Academia and the art world, despite appearances, have a great deal in common, not least that each is peopled with eccentrics and cultivates its own brand of eccentricity. On the eve of another Frieze week, as I’m being plied with food and drinks in the run up to the yearly London marathon of art openings, talks, concerts and parties that glamour-starved academics could only dream of, I cannot help the gnawing sense of having swapped one bubble for another.
This report from the 66th Locarno Film Festival was posted on the frieze d/e blog:
Joanna Hogg’s well-received third feature Exhibition (2013), which was among the 20 films that premiered in the International Competition at Locarno, likewise casts two first-time actors in lead roles: singer and songwriter Viv Albertine, formerly of the girl punk band The Slits, as the neurotic and sexually repressed performance artist D, and Liam Gillick as her husband H, a successful architect and designer.
The plot hinges on the middle-aged, childless couple’s decision to sell a house that has been their home for over 20 years. Not just any house. Exhibition is set in a house that the late modernist architect James Melvin, to whom the film is dedicated, designed for himself in South Kensington. Too stylish to suit the needs of an ordinary family, the minimally furnished house with its clean lines, reflective windows and, at its heart, a spiral staircase that looks superb on film, is a gilded cage of sorts. The sense of entrapment is conveyed through a wealth of details, from close-ups of Venetian blinds to the striped tops that D, who hardly ever leaves the house and appears to meld with it, consistently wears.
Another modernist architect’s home, Lina Bo Bardi’s jungle-clad 1951 Casa de Vidro (Glass House) in Morumbi, São Paulo, features prominently in Adrián Villar Rojas’s short Lo que el fuego me trajo (What Fire Brought to Me, 2013). Commissioned by Hans Ulrich Obrist for an exhibition he curated in April 2013 (The Insides Are on the Outside, Casa de Vidro), this is the Argentine artist’s first foray into filmmaking. The most remarkable thing about this 43-minute-long silent film is the protracted closing credits that last a disproportionate 10 minutes. Consisting of spaced out letters, black on white that form elaborate designs on the screen, they wrap up the visual experience of the film in a witty and, to my knowledge, unprecedented way.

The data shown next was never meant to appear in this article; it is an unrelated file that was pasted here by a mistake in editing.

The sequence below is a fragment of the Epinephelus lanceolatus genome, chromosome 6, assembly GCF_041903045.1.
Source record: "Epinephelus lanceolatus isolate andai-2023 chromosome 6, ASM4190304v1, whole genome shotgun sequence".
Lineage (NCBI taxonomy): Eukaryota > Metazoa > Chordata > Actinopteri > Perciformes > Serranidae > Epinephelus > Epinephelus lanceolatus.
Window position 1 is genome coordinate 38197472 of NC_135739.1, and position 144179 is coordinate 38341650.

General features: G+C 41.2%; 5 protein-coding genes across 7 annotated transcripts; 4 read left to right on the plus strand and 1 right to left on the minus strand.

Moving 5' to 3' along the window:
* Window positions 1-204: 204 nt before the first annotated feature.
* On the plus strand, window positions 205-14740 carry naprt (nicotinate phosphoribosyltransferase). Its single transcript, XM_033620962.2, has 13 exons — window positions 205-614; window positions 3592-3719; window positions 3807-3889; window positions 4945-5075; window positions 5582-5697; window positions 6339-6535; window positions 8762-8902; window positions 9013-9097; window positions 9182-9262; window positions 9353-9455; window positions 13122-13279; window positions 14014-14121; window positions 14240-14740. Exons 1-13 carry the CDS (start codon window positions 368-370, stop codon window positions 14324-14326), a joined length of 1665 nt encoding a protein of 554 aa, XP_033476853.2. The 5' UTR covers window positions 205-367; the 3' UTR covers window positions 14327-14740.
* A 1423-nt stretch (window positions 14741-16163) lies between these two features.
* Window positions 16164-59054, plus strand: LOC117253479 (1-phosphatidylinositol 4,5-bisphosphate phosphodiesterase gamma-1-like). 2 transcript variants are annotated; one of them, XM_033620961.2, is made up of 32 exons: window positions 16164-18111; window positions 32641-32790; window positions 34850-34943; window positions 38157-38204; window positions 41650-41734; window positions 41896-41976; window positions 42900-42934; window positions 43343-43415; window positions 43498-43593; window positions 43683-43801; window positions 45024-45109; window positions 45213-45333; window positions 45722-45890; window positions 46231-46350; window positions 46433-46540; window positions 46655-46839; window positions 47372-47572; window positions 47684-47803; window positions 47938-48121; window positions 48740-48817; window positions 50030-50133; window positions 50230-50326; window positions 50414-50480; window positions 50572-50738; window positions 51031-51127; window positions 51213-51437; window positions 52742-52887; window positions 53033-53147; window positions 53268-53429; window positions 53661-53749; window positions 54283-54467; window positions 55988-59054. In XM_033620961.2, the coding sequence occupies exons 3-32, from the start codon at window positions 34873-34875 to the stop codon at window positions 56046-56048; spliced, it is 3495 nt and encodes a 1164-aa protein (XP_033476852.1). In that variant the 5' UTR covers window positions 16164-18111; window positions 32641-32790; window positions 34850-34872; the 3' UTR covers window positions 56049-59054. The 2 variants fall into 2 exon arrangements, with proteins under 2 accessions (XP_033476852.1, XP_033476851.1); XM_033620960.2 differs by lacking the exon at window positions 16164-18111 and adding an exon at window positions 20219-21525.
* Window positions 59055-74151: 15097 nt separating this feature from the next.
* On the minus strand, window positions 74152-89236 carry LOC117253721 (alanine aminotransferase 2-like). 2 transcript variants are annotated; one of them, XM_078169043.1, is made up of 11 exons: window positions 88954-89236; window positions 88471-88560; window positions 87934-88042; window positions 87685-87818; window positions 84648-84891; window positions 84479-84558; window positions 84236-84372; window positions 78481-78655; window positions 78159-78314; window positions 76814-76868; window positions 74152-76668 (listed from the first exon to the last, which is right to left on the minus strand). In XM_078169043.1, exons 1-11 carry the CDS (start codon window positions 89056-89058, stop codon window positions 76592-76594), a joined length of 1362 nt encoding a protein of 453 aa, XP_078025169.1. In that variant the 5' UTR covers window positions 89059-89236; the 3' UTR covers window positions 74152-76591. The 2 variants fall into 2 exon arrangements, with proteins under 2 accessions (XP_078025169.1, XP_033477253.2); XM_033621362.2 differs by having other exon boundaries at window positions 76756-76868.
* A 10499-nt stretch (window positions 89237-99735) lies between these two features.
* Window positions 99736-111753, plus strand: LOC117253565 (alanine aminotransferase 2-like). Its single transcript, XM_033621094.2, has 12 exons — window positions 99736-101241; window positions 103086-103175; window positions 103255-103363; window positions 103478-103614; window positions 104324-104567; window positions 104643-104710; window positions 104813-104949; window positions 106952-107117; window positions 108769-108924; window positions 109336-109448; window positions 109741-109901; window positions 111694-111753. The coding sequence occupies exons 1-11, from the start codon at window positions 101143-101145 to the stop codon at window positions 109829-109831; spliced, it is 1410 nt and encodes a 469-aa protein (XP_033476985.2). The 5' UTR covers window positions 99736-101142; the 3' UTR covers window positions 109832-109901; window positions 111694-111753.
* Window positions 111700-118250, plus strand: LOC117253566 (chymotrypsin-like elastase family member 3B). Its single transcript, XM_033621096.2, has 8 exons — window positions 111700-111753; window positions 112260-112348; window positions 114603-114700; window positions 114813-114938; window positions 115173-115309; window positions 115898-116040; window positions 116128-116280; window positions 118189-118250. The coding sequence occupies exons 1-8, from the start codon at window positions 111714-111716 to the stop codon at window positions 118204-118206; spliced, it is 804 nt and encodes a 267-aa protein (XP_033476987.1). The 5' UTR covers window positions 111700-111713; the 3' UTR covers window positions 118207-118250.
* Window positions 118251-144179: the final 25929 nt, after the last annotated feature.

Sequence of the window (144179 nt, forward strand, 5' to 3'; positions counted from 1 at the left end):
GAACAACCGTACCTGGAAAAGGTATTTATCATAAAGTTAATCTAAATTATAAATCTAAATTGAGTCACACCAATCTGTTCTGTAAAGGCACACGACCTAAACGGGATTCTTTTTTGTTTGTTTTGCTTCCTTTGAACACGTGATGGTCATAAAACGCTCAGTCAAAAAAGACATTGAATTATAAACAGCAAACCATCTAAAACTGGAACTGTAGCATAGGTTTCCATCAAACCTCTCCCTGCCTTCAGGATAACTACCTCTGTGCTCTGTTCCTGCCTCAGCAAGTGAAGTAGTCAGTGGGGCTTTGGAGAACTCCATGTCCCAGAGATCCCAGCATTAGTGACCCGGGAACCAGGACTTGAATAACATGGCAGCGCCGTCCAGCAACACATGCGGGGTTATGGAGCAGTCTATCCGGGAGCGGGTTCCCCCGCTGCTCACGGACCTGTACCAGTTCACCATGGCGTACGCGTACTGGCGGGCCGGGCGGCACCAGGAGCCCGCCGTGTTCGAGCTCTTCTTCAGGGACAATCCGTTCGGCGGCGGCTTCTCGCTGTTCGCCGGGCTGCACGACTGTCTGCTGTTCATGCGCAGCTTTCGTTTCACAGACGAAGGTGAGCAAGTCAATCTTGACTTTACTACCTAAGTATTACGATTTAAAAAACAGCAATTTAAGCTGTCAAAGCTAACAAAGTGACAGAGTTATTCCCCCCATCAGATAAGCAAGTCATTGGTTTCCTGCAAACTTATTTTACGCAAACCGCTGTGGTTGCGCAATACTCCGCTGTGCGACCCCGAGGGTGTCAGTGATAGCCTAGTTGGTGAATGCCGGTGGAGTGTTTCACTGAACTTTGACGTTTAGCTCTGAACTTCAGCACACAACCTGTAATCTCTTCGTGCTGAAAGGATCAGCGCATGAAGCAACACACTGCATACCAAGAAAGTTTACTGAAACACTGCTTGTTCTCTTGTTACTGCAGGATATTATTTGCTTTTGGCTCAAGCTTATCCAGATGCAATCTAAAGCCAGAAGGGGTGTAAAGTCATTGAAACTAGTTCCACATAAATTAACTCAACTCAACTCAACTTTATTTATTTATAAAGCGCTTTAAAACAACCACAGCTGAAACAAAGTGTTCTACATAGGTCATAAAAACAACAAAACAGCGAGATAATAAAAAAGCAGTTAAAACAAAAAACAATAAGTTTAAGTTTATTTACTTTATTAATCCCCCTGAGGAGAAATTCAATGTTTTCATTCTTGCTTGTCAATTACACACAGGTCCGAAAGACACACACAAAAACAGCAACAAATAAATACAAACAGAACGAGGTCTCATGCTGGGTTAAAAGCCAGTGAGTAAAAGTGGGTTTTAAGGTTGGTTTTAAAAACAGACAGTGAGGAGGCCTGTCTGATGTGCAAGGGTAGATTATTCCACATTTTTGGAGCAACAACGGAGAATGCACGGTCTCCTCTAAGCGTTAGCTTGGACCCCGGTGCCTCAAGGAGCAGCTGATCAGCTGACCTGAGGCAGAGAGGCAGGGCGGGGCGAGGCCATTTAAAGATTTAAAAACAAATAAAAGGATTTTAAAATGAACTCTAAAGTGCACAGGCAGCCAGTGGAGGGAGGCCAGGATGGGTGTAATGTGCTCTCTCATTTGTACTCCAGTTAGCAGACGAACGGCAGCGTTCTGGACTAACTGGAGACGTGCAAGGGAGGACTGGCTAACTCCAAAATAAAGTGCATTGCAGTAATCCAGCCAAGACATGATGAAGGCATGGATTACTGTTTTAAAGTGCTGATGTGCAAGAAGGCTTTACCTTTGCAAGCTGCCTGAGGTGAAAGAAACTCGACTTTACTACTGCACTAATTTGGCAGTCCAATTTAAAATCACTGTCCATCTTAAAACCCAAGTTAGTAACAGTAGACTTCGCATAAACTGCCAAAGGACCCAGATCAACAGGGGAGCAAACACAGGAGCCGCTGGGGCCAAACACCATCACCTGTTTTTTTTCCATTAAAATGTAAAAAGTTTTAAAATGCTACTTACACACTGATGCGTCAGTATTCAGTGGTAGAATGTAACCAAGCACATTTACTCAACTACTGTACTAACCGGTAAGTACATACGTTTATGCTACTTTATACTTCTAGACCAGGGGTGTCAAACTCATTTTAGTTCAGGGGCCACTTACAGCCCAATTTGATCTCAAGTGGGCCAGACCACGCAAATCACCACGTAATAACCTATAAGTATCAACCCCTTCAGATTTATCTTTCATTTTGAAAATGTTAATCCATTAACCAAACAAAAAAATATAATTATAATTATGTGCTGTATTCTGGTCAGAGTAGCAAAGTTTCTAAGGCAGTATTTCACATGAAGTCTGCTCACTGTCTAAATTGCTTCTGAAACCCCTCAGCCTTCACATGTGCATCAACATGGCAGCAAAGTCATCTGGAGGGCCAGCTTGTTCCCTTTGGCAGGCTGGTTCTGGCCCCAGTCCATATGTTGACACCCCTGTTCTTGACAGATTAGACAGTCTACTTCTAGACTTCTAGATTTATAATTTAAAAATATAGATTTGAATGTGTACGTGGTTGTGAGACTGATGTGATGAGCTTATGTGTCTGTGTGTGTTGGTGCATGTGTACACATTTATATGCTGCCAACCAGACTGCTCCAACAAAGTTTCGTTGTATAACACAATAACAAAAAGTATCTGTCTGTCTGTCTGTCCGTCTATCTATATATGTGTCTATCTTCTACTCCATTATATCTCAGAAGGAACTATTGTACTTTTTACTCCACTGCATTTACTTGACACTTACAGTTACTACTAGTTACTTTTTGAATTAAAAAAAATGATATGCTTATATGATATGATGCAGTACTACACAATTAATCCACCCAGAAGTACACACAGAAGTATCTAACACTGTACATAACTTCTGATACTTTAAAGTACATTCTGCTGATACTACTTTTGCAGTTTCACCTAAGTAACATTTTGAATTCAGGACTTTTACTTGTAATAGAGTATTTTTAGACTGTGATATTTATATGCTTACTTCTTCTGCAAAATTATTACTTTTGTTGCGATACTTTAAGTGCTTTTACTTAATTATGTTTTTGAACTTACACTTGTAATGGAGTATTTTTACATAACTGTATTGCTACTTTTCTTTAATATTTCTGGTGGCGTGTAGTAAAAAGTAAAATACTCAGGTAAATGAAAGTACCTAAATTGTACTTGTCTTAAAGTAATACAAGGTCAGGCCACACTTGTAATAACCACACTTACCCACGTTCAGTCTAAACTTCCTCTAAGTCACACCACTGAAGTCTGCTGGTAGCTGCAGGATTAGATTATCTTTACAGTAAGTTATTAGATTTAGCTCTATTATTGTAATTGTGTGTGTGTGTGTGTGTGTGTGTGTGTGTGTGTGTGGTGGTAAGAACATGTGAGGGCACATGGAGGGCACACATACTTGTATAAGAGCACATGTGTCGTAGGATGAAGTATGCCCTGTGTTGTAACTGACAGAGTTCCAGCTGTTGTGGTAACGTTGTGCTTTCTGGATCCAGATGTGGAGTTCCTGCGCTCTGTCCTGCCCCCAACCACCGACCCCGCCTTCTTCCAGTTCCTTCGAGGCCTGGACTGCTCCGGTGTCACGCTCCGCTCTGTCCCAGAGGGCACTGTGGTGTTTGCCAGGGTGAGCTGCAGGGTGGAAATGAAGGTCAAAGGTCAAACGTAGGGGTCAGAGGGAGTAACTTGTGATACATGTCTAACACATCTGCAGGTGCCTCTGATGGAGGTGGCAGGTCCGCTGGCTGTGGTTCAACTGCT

If modernist (glass) houses are justifiably favoured by filmmakers, few have hitherto explored the cinematic potential of cable cars. Manakamana (2013) is filmed entirely inside a cable car, carrying groups of two to three pilgrims (including some goats, on one occasion) to the eponymous Hindi temple. The film consists of eleven roughly 10-minute-long shots – the duration of a ride to or from the temple, corresponding to one reel of 16mm film. Each pair or group appears against a moving backdrop of densely wooded mountains and sky, neatly framed by the window of the cable car, which recalls a cinema screen. As an essay in portraiture, Manakamana brings to mind Andy Warhol’s Screen Tests (1964–66), whereas the luxuriant landscape filmed in successive long takes, coupled with the exquisite sound design, are akin to some of James Benning’s experimental films, from Ten Skies and Thirteen Lakes (both 2004) to Stemple Pass (2012).
Pays barbare, (Barbaric Land, 2013)